The buzz in biological circles could make a backcountry lake angler croak.
Researchers have compiled mountains of data that show introductions of nonnative trout are annihilating native amphibians in high-elevation waters. That evidence, coupled with the clout of the Endangered Species Act, leaves little doubt the curtain is falling on a century-old era.
Well-intentioned rangers, wardens, and anglers once used mules to pack milk containers filled with trout fry into thousands of fishless wilderness lakes. Modern managers use aircraft to continue the tradition. But in the zeal to create and sustain the continent’s remote fishing holes, it turns out they have gone too far.
“Endangered species concerns for amphibians could be a good thing for fishermen by forcing changes in the way high lakes are managed,” says Roland Knapp, a University of California at Santa Barbara researcher. Should anglers be outraged? Should we rise in protest over the recent petition to list the mountain yellow-legged frog as a threatened species? Should we fight for the status quo in mountain lakes?
“No,” say scientists and anglers who have studied the issue.
Knapp’s survey of 2,200 high lakes and ponds in California’s Sierra Nevada Mountains jibes with studies in Idaho’s River of No Return Wilderness, where trout are crippling local populations of spotted frogs and long-toed salamanders. Similar results have surfaced from amphibian research in Washington’s North Cascades National Park and the High Uintas of Utah, as well as far-flung sites in South America and Spain.
Yet these frogs hopping toward the brink of extinction are heralding changes that could improve the backcountry catch.
Wilderness fisheries were established with no scientific basis or regard for connsequences. As early as the 1930s, however, some biologists were starting to wonder. High-country fish stocking was eliminated in Yellowstone National Park in 1954 out of concern for the impact on native fauna. By 1980, stocking had ceased in most national parks, yet objections amounted to a murmur — because the fishing didn’t disappear.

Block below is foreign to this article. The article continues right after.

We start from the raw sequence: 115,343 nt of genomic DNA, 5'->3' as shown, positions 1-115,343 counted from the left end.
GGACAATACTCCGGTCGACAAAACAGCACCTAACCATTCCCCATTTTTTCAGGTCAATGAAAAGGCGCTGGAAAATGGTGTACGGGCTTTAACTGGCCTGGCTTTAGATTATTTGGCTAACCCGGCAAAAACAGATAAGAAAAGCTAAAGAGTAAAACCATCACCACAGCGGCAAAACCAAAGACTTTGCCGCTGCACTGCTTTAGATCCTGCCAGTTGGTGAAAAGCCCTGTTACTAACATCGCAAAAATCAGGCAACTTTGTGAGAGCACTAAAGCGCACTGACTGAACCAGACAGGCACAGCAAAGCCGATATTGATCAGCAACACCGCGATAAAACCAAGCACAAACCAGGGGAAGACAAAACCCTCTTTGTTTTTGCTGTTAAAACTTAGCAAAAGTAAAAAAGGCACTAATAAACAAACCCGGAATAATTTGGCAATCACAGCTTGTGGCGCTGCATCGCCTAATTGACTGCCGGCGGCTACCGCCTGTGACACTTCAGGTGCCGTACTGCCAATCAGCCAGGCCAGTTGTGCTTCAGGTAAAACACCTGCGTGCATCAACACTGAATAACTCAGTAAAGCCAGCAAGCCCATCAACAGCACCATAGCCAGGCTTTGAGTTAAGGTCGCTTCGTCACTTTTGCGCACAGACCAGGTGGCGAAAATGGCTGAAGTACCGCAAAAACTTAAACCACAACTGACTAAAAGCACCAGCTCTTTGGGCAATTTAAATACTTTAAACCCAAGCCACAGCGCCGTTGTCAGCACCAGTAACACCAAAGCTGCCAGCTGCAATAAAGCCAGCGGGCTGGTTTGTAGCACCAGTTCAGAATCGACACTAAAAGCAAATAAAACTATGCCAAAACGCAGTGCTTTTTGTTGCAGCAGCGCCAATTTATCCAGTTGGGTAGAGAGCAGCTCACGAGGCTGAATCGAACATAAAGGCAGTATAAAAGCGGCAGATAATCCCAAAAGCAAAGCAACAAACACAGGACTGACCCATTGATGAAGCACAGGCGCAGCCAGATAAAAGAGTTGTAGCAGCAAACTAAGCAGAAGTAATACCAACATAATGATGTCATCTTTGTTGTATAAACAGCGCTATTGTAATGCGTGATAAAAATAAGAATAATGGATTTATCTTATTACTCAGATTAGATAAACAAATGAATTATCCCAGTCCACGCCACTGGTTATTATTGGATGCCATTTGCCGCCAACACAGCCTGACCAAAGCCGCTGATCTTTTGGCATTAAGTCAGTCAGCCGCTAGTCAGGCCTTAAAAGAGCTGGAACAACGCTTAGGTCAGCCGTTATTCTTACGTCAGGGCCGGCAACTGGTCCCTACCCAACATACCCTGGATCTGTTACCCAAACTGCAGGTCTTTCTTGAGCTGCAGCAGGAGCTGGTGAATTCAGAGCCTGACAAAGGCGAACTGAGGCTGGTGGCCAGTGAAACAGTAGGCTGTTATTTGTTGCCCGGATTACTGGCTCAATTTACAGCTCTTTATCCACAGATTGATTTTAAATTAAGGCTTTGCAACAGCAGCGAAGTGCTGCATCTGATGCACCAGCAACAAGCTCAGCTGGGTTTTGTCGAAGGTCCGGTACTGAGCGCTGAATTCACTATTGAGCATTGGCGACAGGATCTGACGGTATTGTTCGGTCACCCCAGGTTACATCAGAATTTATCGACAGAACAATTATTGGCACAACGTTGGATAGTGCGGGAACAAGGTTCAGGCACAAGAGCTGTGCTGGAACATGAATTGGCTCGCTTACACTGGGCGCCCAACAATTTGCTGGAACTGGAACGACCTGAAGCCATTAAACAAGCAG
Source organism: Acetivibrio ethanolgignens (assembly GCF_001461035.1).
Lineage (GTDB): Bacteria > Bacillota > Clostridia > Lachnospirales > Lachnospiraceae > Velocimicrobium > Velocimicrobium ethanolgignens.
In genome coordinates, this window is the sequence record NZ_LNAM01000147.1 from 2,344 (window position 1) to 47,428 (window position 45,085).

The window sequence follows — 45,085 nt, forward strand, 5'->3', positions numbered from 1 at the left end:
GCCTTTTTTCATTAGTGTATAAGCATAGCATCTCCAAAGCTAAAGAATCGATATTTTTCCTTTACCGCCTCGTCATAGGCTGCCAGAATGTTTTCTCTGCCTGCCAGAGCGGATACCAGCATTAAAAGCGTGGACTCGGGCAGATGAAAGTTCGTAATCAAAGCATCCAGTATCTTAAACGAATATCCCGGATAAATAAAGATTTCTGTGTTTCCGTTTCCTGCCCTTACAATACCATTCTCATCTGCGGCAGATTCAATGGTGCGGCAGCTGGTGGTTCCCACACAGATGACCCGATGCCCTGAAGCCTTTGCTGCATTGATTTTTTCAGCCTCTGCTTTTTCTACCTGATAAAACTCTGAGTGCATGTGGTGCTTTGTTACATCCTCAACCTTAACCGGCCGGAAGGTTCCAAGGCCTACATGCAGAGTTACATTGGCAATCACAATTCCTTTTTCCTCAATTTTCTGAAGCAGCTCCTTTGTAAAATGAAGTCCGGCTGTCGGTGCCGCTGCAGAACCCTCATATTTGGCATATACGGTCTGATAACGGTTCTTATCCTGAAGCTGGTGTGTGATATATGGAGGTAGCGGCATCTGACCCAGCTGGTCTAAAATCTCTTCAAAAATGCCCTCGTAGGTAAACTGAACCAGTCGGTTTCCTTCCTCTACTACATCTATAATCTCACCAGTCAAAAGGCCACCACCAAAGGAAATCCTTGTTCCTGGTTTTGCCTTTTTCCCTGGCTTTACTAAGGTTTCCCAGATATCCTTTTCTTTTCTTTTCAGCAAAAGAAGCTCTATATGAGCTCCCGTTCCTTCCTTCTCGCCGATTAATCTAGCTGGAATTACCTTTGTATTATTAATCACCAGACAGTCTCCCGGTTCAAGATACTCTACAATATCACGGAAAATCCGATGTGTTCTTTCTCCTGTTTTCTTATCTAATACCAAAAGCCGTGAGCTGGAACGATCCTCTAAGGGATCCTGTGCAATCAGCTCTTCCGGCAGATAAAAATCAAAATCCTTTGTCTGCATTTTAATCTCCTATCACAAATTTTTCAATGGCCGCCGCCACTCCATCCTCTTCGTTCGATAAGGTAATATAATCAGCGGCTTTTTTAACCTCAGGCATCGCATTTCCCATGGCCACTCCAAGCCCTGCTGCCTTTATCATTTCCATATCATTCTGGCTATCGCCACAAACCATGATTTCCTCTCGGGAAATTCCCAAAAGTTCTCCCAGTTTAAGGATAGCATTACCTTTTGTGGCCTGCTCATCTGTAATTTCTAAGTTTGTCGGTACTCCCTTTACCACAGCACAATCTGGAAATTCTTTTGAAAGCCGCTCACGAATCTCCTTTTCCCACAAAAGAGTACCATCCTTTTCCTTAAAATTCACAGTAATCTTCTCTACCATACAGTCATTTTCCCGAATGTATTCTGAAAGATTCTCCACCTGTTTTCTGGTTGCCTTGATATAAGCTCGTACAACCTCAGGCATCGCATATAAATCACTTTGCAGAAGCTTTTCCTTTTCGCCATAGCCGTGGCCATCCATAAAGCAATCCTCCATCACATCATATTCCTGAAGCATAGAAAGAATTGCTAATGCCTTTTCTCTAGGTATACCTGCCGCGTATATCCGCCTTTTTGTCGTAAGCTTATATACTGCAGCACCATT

“About 80 percent of the Kings Canyon National Park lakes where trout had been introduced continue to have fisheries similar to what they had before stocking was stopped in 1977,” Knapp says. “That tells me there was a whole lot of stocking going on across the country that wasn’t necessary.”
Annual stocking of fish in nutrient-poor mountain lakes where introduced fish are naturally reproducing is a recipe for skinny trout with big heads. “The quality of fishing in many lakes would improve if stocking were stopped,” Knapp believes.
With extremists calling for an end to all fish stocking, it may be time to consider Knapp’s reasonable proposal: Fisheries agencies in states with backcountry stocking programs must be encouraged to coordinate basin-by-basin research that would identify which lakes are best suited for natural fauna and which are best for stocking.